NASA/Joel Kowsky

Czech Republic signs Artemis Accords

This Space News was published on Thu, 04.05.2023 – 07:05 CEST, covering NASA

The exploration of space is always a political issue. This is evident not least in the Artemis Accords, which were adopted in 2020 by NASA in coordination with the U.S. State Department. During a ceremony in Washington, D.C., Czech Foreign Minister Jan Lipavský now also signed the agreement. The Czech Republic is thus the 24th country to join the Artemis Accords.

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If you believe NASA's marketing, the Artemis Accords are the only guarantee of peaceful space exploration. And indeed, at first glance, the Accords read like a sensible update of the 1967 Outer Space Treaty, a Treaty on Principles Governing the Activities of States in the Exploration and Use of Outer Space, Including the Moon and Other Celestial Bodies, which also entered into force in Germany on February 10, 1971. To date, 110 nations have ratified the Outer Space Treaty, committing themselves to uphold fundamental principles in outer space. These include helping each other in case of emergency, not putting nuclear weapons into space, and not claiming foreign celestial bodies.

Outer space, including the moon and other celestial bodies, is not subject to national appropriation by claim of sovereignty, by means of use or occupation, or by any other means.

Article II, Outer Space Treaty (1967)

Artemis Accords are a bet on the future of humanity in space

As is often the case, the details are where the devil is to be found. For example, Section 10 (Outer Space Resources) states in part, "that the extraction of space resources does not inherently constitute national appropriation under Article II of the Outer Space Treaty, and that contracts and other legal instruments relating to space resources should be consistent with that Treaty". Among other things, this section prevents many countries that are parties to the Outer Space Treaty from joining the Artemis Treaty. On the other hand, there are countries for which the signing of the agreement offers the opportunity to become a space nation. Not only the planned lunar landings as part of the Artemis missions are likely to play a role here, but also access to space resources.

Space mining offers new opportunities - and potential for conflict

It may still sound like science fiction to engage in space mining or to extract raw materials from asteroids. But space mining is becoming more and more relevant in view of the planned permanently inhabited stations on the Moon and, in the future, on Mars. No matter where humans settle in space, without their own water, self-generated oxygen or home-grown food, they will remain dependent on Earth. The same goes for materials for habitat construction, transportation, and tools. Although it is still unclear who will own the resources obtained in space, the countries that have joined the Artemis Accords have the backing of NASA and the US in case of doubt. However, it remains to be seen what this support will be worth in the event of a crisis.

Czech Foreign Minister Jan Lipavský (left) and NASA Administrator Bill Nelson (right) at the signing of the Artemis Accords; © NASA/Joel Kowsky.
Czech Foreign Minister Jan Lipavský (left) and NASA Administrator Bill Nelson (right);
© NASA/Joel Kowsky

Czech Republic expects cooperations in space sector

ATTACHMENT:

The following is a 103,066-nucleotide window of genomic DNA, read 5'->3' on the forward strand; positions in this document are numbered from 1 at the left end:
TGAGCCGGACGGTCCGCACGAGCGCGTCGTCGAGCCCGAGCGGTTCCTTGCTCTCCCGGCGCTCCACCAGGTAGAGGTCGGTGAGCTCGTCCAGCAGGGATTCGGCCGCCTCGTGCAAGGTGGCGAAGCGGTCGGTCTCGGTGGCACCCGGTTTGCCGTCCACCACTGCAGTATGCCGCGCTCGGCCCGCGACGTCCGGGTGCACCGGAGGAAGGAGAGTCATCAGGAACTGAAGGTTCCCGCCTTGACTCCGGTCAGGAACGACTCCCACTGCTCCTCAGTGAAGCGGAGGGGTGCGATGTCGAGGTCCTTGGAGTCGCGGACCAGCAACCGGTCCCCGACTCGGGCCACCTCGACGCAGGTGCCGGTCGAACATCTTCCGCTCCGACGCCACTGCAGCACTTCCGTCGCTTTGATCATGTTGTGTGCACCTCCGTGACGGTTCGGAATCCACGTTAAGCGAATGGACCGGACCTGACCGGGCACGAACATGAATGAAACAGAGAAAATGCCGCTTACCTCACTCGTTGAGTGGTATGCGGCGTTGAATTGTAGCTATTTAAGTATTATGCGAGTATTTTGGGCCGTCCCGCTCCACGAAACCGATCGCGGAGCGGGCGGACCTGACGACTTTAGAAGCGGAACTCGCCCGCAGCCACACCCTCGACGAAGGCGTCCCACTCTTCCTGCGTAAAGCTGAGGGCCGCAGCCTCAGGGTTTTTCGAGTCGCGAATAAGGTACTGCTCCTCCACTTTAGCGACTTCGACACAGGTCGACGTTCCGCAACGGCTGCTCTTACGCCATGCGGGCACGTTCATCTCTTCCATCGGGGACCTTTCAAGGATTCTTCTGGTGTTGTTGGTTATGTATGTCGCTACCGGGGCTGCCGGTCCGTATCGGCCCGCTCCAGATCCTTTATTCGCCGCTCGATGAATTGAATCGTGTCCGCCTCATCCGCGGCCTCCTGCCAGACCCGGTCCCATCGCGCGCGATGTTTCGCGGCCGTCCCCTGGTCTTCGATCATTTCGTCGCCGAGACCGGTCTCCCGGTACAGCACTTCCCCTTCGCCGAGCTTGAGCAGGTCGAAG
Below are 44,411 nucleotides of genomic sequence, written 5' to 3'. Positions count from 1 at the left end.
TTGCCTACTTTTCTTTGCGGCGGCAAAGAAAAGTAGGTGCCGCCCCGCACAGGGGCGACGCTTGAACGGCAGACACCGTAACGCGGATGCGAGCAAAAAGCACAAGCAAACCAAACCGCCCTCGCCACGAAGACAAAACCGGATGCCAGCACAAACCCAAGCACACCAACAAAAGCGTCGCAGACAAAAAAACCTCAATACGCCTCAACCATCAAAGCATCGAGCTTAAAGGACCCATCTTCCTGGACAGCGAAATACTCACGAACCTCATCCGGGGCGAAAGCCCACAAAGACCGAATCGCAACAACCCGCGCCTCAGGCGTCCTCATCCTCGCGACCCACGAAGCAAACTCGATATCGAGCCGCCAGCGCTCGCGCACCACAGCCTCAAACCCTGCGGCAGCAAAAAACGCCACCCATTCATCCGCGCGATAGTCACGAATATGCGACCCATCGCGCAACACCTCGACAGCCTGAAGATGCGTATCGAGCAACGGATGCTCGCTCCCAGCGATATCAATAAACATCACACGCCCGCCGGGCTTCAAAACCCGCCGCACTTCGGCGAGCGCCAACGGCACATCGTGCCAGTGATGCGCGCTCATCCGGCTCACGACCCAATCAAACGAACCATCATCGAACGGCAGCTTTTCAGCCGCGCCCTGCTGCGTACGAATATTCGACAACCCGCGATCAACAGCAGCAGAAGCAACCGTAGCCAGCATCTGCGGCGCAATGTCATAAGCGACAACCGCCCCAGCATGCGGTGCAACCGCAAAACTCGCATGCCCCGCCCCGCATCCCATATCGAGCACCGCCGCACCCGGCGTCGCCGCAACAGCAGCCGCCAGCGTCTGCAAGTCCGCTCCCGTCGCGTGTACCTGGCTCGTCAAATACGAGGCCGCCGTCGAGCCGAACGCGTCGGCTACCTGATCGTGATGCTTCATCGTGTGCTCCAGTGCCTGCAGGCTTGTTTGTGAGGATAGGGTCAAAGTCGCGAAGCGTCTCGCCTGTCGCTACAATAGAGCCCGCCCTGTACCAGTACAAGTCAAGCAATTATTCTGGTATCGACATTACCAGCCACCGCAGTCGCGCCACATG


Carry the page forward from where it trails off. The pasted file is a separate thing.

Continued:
Certainly, the signatories of the Artemis Accords cannot necessarily be described as a Who's Who of international spaceflight. But each new member potentially increases the chance that a powerful network will be formed. The Czech Republic is also counting on this: "I see it as a historic signature. We are joining our likeminded partners in advancing peaceful, cooperative, and sustainable exploration of space,” said Foreign Minister Jan Lipavský in Washington. “Czechia’s space ecosystem has a lot to offer. We believe that this signature will kick-start the development of an institutional and industrial cooperation within the Artemis community, as well as directly between Czechia and the U.S., in the field of space activities.”

We are living through a golden age of exploration. Gone are the days of one nation exploring the cosmos alone.

NASA Administrator Bill Nelson

NASA administrator, politician and former astronaut (STS-61C) Bill Nelson, meanwhile, does not spare heroic words. According to him, we are not only living in a golden age, but also witnessing the dawn of a new era. "Along with our fellow Artemis Accords signatories, the United States and Czech Republic are setting a standard for 21st century exploration and use of space. As we explore together, we will explore peacefully, safely, and transparently," the 81-year-old said. And by "we" he did not just mean the United States and the Czech Republic. Other countries are expected to join the agreement in the coming months and years. What the economic and scientific benefits will be remains to be seen. But it is already clear that it will be worthwhile, at least from a marketing perspective.

Signatories of the Artemis Accords

1United States of America*Oct 13, 2020
2Australia*Oct 13, 2020
3Canada*Oct 13, 2020
4Italy*Oct 13, 2020
5Japan*Oct 13, 2020
6Luxembourg*Oct 13, 2020
7United Arab Emirates*Oct 13, 2020
8United Kingdom*Oct 13, 2020
9UkraineNov 12, 2020
10Republic of KoreaMay 24, 2021
11New ZealandMay 31, 2021
12BrazilJun 15, 2021
13PolandOct 26, 2021
14MexicoDec 9, 2021
15IsraelJan 26, 2022
16RomaniaMar 1, 2022
17BahrainMar 7, 2022
18SingaporeMar 28, 2022
19ColombiaMay 10, 2022
20FranceJun 7, 2022
21Saudi-ArabiaJul 14, 2022
22RwandaDec 13, 2022
23NigeriaDec 13, 2022
24Czech RepublicMay 3, 2023
* Initial signatory
Header Image Credit: NASA/Joel Kowsky
Written by M. Weissflog

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